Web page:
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Today's Family Magazine

Could sleep apnea be the cause of your child’s poor sleep?

Aug 05, 2016 08:48AM ● By Today's Family
By Cleveland Clinic • Published May 2016

Sleep apnea is not just an adult problem. The condition, in which breathing is repeatedly interrupted or paused during sleep, affects more than 18 million American adults. But obstructive sleep apnea (OSA) also affects between one to three percent of children.

“The criteria to diagnose sleep apnea varies, but the most common cause in children is enlarged tonsils and adenoids, making adenotonsillectomy one of the top four surgeries in the U.S. after ear tubes and circumcision. Today, removal of the tonsils and adenoids is more common for sleep apnea than for recurrent infections,” says Brandon Hopkins, MD, a specialist in pediatric otolaryngology (commonly referred to as ear, nose and throat or ENT) with Cleveland Clinic’s Head & Neck Institute. Dr. Hopkins treats patients at the main campus and Willoughby Hills Family Health Center.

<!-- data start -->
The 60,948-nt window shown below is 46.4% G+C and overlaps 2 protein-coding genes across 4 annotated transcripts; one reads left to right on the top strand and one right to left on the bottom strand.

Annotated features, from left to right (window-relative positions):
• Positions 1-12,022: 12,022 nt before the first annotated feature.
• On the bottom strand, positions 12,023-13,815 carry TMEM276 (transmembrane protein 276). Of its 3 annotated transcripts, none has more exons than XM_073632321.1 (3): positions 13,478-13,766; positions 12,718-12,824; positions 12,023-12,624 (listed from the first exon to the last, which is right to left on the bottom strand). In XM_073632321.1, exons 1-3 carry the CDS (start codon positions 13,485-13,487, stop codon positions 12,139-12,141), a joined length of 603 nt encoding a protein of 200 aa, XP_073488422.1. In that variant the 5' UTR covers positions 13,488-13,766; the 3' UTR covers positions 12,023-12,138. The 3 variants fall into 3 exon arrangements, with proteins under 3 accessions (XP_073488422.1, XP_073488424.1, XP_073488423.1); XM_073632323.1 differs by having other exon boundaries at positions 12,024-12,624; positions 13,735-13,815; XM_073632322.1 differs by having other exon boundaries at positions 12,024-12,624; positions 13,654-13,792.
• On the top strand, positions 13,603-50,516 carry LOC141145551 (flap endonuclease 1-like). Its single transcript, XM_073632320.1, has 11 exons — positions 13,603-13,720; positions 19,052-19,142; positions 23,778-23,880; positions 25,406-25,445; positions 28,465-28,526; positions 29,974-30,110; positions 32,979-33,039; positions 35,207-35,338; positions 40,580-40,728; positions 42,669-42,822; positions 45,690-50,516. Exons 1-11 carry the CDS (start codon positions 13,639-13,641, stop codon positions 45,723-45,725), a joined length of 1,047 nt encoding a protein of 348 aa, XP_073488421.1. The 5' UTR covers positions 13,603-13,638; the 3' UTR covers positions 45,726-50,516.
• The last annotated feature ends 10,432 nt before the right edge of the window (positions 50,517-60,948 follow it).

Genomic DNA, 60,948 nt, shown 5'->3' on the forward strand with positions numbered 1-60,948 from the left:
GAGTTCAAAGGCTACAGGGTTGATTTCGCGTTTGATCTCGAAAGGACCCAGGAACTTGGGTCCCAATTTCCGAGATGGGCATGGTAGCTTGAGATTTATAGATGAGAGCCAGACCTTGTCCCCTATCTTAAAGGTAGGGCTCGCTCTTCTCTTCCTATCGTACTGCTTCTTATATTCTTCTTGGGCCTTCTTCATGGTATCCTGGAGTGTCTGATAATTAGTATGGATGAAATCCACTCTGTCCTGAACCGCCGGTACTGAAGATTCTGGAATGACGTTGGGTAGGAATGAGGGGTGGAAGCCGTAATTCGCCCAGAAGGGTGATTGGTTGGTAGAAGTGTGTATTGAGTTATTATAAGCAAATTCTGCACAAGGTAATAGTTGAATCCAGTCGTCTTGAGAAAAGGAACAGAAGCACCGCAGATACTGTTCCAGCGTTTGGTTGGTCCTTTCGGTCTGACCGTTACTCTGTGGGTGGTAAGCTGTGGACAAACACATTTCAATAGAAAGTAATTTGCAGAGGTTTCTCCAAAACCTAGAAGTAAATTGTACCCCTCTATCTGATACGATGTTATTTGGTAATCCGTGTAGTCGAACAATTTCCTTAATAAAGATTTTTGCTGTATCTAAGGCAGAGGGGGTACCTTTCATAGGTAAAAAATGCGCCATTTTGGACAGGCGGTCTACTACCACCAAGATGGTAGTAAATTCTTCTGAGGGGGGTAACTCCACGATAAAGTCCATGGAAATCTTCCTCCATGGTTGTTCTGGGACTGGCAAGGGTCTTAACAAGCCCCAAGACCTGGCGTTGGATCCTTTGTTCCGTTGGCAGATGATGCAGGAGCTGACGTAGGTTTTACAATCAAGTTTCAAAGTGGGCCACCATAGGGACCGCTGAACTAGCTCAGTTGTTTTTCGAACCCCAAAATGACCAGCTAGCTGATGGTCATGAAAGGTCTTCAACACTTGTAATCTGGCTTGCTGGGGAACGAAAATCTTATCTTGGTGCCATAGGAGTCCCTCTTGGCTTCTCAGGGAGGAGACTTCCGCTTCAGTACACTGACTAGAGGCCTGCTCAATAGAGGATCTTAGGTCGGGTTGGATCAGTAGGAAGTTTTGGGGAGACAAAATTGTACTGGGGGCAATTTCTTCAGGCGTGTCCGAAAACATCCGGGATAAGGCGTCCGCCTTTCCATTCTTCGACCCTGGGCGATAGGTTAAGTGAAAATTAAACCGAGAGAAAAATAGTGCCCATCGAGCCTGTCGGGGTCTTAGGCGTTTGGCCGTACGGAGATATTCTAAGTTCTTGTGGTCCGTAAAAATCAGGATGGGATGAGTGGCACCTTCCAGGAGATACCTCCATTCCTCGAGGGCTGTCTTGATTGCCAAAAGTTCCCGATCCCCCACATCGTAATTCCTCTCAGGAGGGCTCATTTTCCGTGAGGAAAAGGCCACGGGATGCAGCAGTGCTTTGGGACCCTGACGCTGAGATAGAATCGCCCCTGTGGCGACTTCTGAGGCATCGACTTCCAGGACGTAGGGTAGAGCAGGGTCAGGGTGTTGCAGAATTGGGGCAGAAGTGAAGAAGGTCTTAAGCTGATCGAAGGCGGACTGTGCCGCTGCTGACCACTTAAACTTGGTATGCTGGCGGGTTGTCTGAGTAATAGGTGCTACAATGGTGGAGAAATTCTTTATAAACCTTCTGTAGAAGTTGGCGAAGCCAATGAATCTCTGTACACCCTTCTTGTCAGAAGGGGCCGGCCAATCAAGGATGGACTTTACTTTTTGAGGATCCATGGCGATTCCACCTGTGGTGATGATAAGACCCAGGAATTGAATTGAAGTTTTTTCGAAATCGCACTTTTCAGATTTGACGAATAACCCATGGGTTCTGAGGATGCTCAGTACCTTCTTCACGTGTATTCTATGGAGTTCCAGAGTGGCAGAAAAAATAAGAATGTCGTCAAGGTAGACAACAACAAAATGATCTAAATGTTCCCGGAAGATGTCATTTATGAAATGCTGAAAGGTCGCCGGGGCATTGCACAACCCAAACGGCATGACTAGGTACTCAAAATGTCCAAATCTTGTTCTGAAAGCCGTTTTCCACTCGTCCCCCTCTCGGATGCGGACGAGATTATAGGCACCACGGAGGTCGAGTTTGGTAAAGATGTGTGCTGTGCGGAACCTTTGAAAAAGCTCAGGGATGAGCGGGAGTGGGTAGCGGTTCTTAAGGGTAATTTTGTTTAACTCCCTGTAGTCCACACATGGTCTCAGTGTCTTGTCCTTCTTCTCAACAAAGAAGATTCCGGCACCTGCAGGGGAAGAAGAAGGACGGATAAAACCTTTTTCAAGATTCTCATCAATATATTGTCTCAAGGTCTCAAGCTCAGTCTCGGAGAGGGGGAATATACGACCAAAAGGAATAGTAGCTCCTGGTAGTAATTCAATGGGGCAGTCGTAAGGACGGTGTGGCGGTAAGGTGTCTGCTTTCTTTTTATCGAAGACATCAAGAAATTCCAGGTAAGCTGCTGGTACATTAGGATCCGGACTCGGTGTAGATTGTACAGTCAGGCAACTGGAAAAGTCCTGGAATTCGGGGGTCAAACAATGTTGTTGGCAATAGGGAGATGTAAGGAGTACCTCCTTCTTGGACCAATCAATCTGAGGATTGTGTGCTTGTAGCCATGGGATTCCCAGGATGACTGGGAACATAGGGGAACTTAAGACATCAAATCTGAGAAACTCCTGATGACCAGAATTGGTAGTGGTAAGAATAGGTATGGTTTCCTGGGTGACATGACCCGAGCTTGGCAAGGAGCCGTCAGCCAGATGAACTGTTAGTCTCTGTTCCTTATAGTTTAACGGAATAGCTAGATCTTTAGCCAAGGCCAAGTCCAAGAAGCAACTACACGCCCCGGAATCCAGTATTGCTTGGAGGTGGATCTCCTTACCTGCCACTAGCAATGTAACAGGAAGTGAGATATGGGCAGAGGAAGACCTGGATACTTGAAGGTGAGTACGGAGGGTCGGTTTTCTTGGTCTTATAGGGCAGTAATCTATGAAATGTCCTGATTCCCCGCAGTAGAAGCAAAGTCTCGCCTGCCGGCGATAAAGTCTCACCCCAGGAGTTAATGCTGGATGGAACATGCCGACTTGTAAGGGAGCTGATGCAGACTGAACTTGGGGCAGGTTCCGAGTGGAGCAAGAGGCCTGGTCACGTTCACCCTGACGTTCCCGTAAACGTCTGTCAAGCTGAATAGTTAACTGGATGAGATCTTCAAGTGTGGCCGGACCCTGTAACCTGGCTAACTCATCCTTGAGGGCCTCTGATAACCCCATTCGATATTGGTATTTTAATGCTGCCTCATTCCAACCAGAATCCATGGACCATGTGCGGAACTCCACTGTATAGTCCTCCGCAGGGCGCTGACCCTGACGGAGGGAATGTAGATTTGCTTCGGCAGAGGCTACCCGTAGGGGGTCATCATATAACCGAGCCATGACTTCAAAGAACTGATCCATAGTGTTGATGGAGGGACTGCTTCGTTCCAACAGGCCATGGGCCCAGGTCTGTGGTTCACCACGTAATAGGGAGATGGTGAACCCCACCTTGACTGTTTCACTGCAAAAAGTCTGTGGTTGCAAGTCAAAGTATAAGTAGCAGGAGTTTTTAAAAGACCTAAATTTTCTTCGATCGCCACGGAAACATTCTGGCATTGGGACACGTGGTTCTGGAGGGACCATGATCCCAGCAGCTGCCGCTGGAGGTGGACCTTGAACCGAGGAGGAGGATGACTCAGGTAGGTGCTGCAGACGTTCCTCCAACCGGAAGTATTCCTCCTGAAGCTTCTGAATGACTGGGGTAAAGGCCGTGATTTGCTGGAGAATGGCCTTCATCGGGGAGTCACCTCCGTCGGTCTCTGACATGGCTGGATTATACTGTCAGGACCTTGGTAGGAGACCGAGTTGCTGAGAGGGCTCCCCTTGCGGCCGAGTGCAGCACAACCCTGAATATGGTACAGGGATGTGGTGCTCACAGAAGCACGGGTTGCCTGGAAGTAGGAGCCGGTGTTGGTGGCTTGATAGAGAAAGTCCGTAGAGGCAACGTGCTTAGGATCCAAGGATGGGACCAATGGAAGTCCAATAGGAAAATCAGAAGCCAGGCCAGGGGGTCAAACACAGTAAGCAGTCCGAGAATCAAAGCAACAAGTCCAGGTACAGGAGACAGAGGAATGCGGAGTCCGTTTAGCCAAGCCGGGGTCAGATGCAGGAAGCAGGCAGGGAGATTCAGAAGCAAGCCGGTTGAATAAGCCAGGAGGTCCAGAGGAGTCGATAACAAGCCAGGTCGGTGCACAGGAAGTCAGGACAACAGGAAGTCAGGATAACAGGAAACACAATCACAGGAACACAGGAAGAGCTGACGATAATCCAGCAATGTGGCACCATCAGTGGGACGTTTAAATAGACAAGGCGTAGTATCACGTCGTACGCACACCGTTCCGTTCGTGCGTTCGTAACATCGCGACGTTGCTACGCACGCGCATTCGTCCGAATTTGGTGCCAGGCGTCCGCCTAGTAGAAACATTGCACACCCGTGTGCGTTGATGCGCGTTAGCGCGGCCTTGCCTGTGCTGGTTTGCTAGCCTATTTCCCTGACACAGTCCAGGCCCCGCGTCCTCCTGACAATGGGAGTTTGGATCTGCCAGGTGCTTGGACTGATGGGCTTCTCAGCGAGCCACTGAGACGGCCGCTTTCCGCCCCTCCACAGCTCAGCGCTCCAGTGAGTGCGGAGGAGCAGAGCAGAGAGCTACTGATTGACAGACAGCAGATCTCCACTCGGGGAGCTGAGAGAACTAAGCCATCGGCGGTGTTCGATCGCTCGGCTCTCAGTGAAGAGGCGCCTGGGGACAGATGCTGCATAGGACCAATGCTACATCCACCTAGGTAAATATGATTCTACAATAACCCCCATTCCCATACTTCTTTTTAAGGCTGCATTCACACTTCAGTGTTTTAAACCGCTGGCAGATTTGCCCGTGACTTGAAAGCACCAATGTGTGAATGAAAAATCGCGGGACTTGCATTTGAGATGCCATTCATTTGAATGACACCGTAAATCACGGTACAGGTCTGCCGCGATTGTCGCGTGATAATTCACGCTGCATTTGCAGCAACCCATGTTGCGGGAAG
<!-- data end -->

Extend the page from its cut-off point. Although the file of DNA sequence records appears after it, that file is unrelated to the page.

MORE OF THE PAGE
Common symptoms of pediatric sleep apnea include:
• Loud or noisy breathing, snoring or mouth breathing during sleep
• Brief pauses in breathing or difficulty breathing during sleep
• Restless sleep (lots of tossing and turning)
• Sweating heavily during sleep
• Bedwetting
• Sleeping in odd positions (neck hyperextended)
• Inattentiveness and lack of focus at school
• Excessive daytime sleepiness
• Poor academic performance
• Irritable mood, aggressiveness, other behavioral problems
• Morning headaches

“Many parents snore, so they assume it’s normal for children to snore as well, but that’s not the case,” says Dr. Hopkins. “More than 90 percent of children are restful sleepers, so if a child snores or frequently exhibits other symptoms of sleep apnea, parents should discuss their concerns with their pediatrician. An ENT evaluation, sleep study or pediatric sleep medicine evaluation may also be recommended.”

Depending on the cause of the obstruction, pediatric sleep apnea treatments include:
• Surgery
• Diet and exercise to encourage weight loss
• Medications
• Continuous positive airway pressure (CPAP), in which a machine generates air that is blown into the child’s nasal passages and airway via a mask worn over the nose during sleep

To make an appointment with Dr. Hopkins or another Cleveland Clinic pediatric ENT specialist, please call 216-444-8500. Cleveland Clinic offers same-day appointments.